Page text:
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Infect Immun. 1988 Mar;56(3):564-9.

Interactions between human natural killer (NK) lymphocytes and yeast cells: human NK cells do not kill Candida albicans, although C. albicans blocks NK lysis of K562 cells.

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Department of Microbiology, School of Medicine, College of Agriculture, University of Nevada, Reno 89557.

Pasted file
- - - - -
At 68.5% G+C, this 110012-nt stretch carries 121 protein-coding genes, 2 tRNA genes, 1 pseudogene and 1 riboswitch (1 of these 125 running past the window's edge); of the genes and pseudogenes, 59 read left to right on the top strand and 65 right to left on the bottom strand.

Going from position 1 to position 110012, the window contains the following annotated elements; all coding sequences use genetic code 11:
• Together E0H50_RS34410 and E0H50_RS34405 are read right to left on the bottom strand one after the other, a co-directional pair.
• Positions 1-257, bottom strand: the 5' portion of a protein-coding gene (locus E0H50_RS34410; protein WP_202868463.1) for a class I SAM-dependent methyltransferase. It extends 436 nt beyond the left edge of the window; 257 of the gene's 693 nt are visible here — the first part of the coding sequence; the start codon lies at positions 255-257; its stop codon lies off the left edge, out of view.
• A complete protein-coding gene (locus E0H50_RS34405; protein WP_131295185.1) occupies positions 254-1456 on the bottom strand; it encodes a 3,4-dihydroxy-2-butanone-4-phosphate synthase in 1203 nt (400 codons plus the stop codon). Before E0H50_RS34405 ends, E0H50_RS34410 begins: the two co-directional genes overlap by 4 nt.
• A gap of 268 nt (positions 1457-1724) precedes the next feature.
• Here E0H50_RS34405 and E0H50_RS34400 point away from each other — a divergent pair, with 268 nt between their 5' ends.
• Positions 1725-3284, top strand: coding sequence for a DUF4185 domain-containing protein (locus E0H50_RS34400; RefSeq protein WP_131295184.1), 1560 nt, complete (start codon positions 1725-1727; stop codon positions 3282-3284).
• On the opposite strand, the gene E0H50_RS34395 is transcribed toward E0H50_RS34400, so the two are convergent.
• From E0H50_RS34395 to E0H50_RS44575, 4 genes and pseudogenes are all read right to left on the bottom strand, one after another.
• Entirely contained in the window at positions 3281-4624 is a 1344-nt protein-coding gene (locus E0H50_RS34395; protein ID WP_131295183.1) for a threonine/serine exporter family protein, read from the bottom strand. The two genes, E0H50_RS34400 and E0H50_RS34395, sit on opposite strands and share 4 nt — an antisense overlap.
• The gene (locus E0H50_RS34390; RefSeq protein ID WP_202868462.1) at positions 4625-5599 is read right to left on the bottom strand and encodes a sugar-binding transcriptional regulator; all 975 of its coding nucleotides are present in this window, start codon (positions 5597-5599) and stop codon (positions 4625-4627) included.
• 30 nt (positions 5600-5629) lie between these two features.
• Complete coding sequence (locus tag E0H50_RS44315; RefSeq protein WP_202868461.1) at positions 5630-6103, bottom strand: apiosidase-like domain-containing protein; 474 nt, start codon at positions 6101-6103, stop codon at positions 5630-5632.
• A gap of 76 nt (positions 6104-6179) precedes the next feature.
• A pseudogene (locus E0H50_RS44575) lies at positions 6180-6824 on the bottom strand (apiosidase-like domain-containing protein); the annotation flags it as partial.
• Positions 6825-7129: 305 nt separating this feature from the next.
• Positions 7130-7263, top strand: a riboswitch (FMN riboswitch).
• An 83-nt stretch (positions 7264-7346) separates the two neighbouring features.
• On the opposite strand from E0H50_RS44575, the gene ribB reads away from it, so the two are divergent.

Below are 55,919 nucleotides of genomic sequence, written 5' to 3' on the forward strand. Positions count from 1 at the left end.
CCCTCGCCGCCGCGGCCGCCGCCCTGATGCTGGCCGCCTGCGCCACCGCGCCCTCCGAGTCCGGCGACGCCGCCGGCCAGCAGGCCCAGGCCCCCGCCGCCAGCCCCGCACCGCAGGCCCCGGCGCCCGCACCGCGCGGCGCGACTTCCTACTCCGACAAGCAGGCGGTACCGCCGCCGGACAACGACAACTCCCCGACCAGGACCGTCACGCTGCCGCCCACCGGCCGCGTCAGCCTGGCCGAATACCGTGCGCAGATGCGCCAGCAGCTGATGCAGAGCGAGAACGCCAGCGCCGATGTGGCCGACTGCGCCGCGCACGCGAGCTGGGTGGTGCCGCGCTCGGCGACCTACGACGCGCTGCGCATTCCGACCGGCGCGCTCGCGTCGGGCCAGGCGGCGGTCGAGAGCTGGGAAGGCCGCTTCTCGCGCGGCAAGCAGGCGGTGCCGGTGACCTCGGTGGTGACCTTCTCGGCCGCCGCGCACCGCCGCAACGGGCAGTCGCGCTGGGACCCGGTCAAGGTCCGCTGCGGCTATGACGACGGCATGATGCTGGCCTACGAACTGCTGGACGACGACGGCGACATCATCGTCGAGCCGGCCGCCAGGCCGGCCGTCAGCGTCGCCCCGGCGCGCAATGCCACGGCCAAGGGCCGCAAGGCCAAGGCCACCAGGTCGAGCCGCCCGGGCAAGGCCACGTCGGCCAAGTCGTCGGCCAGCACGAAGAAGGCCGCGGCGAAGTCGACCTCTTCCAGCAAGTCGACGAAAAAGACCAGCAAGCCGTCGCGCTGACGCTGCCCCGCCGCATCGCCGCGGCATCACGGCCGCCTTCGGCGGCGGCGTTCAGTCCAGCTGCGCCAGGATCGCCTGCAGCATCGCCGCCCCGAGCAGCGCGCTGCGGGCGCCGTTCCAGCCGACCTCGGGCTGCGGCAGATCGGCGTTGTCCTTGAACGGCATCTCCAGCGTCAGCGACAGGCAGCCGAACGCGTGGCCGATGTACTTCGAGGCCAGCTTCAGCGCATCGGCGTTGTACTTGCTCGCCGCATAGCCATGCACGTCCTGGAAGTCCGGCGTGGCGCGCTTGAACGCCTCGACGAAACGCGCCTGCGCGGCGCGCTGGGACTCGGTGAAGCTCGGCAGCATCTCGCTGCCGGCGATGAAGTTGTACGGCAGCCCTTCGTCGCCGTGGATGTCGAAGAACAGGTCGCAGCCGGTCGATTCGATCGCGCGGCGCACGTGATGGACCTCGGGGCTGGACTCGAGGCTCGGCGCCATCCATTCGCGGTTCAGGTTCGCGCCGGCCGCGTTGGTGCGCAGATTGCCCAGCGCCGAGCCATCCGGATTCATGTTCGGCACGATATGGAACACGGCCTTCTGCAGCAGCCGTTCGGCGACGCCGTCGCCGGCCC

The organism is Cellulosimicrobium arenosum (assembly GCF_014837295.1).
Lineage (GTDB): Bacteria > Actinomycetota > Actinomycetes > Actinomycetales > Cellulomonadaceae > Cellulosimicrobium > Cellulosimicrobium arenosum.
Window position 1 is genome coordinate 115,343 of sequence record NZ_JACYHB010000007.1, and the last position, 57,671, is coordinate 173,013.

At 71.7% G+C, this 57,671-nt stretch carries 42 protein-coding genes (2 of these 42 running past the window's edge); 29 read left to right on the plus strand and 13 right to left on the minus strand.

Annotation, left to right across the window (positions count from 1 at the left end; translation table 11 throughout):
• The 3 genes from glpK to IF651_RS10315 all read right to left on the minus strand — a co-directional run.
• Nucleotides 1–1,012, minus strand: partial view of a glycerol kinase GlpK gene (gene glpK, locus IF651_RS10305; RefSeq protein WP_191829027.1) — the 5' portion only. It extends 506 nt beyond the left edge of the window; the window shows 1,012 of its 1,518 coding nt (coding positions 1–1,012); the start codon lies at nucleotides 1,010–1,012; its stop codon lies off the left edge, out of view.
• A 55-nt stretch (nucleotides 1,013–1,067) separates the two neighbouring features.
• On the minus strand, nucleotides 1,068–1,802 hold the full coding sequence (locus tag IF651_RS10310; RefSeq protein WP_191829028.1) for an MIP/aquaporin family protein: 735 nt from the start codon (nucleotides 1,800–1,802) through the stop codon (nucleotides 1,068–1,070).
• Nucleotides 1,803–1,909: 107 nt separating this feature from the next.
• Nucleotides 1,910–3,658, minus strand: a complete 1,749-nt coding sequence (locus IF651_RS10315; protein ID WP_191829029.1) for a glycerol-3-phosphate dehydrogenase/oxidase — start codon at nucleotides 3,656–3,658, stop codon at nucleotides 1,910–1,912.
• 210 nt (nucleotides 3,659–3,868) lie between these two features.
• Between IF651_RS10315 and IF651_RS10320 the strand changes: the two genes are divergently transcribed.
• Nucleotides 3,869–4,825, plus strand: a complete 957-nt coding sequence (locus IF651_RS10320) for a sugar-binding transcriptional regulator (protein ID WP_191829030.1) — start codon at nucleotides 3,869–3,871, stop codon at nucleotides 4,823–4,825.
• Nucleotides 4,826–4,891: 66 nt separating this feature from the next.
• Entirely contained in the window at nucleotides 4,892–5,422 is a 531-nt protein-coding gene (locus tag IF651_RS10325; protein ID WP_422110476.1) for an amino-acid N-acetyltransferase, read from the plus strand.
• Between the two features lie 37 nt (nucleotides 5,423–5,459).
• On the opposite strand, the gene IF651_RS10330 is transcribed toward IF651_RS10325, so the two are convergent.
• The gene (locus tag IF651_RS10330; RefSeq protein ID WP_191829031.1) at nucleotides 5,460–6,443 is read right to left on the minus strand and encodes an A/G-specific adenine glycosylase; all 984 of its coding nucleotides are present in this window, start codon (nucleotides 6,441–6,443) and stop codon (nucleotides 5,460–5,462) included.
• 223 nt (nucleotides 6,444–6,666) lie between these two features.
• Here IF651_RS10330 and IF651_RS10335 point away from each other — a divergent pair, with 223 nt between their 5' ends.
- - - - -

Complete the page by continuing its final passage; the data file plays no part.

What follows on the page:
Rodent natural killer (NK) lymphocytes are cytotoxic to certain fungi. We investigated whether human NK cells are cytotoxic to the yeast Candida albicans. We found that human peripheral blood lymphocytes possessing NK cell activity had little or no effect on the viability of the yeast. Unopsonized C. albicans, however, were able to block NK cell-mediated cytotoxicity at a ratio of 100 yeast to one K562 erythroleukemia cell. C. albicans was not toxic to the lymphocytes nor did it take up isotope released by the K562 cells. Furthermore, C. albicans that was pretreated with human serum blocked NK cell activity more than did untreated C. albicans. Binding of the yeasts to NK cells could account for the blocking effect of serum-treated yeasts, but not for that of the untreated yeasts. Flow cytometry indicated that there was preferential binding of C. albicans to NK lymphocytes but not to T cells when the yeasts were pretreated with human serum. In this report we affirm the results of the study by Vecchiarelli et al. (A. Vecchiarelli, F. Bistoni, E. Cenci, S. Perito, and A. Cassone, Sabouraudia 23:377-387, 1985), that the first report of rodent NK cell activity against the yeast Cryptococcus neoformans (J. W. Murphy and D. O. McDaniel, J. Immunol. 128:1577-1583, 1982) cannot be extrapolated to a general phenomenon of unprimed lymphocyte-mediated destruction of all species of yeast. Our data extend the observations to humans and also suggest that in vivo interactions between NK lymphocytes and opportunistic fungal pathogens may affect NK cell function.

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